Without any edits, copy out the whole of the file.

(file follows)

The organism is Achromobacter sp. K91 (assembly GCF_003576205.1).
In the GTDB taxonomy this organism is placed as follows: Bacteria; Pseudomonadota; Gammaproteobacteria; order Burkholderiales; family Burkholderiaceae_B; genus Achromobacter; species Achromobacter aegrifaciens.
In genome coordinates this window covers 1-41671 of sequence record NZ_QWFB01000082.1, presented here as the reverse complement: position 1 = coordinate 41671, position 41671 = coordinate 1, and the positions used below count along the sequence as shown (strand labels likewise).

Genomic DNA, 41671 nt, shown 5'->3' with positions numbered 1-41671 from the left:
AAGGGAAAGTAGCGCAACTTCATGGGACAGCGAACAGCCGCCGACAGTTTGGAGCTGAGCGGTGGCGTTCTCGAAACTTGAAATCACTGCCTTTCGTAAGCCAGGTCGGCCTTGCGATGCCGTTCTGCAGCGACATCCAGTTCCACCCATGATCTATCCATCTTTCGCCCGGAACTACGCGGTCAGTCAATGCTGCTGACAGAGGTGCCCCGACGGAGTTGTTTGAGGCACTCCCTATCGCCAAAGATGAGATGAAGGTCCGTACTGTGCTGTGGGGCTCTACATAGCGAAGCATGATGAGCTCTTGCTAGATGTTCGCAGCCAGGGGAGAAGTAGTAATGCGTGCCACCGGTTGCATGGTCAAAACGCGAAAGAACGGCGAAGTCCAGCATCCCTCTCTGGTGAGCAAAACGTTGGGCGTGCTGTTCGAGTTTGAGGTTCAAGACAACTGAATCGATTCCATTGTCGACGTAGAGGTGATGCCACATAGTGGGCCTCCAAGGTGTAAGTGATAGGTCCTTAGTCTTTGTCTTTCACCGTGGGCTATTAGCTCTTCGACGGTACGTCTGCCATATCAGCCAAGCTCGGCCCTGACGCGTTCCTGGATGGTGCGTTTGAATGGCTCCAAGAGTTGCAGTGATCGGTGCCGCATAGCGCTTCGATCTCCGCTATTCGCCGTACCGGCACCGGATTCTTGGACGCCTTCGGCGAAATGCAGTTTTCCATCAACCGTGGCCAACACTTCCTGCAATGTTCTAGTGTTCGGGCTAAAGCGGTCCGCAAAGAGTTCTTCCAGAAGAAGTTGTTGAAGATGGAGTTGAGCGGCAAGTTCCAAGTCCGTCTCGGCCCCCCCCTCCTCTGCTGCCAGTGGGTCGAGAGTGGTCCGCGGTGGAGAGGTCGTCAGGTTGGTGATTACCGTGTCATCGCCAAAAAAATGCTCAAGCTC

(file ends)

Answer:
The organism is Achromobacter sp. K91 (assembly GCF_003576205.1).
In the GTDB taxonomy this organism is placed as follows: Bacteria; Pseudomonadota; Gammaproteobacteria; order Burkholderiales; family Burkholderiaceae_B; genus Achromobacter; species Achromobacter aegrifaciens.
In genome coordinates this window covers 1-41671 of sequence record NZ_QWFB01000082.1, presented here as the reverse complement: position 1 = coordinate 41671, position 41671 = coordinate 1, and the positions used below count along the sequence as shown (strand labels likewise).

Genomic DNA, 41671 nt, shown 5'->3' with positions numbered 1-41671 from the left:
AAGGGAAAGTAGCGCAACTTCATGGGACAGCGAACAGCCGCCGACAGTTTGGAGCTGAGCGGTGGCGTTCTCGAAACTTGAAATCACTGCCTTTCGTAAGCCAGGTCGGCCTTGCGATGCCGTTCTGCAGCGACATCCAGTTCCACCCATGATCTATCCATCTTTCGCCCGGAACTACGCGGTCAGTCAATGCTGCTGACAGAGGTGCCCCGACGGAGTTGTTTGAGGCACTCCCTATCGCCAAAGATGAGATGAAGGTCCGTACTGTGCTGTGGGGCTCTACATAGCGAAGCATGATGAGCTCTTGCTAGATGTTCGCAGCCAGGGGAGAAGTAGTAATGCGTGCCACCGGTTGCATGGTCAAAACGCGAAAGAACGGCGAAGTCCAGCATCCCTCTCTGGTGAGCAAAACGTTGGGCGTGCTGTTCGAGTTTGAGGTTCAAGACAACTGAATCGATTCCATTGTCGACGTAGAGGTGATGCCACATAGTGGGCCTCCAAGGTGTAAGTGATAGGTCCTTAGTCTTTGTCTTTCACCGTGGGCTATTAGCTCTTCGACGGTACGTCTGCCATATCAGCCAAGCTCGGCCCTGACGCGTTCCTGGATGGTGCGTTTGAATGGCTCCAAGAGTTGCAGTGATCGGTGCCGCATAGCGCTTCGATCTCCGCTATTCGCCGTACCGGCACCGGATTCTTGGACGCCTTCGGCGAAATGCAGTTTTCCATCAACCGTGGCCAACACTTCCTGCAATGTTCTAGTGTTCGGGCTAAAGCGGTCCGCAAAGAGTTCTTCCAGAAGAAGTTGTTGAAGATGGAGTTGAGCGGCAAGTTCCAAGTCCGTCTCGGCCCCCCCCTCCTCTGCTGCCAGTGGGTCGAGAGTGGTCCGCGGTGGAGAGGTCGTCAGGTTGGTGATTACCGTGTCATCGCCAAAAAAATGCTCAAGCTC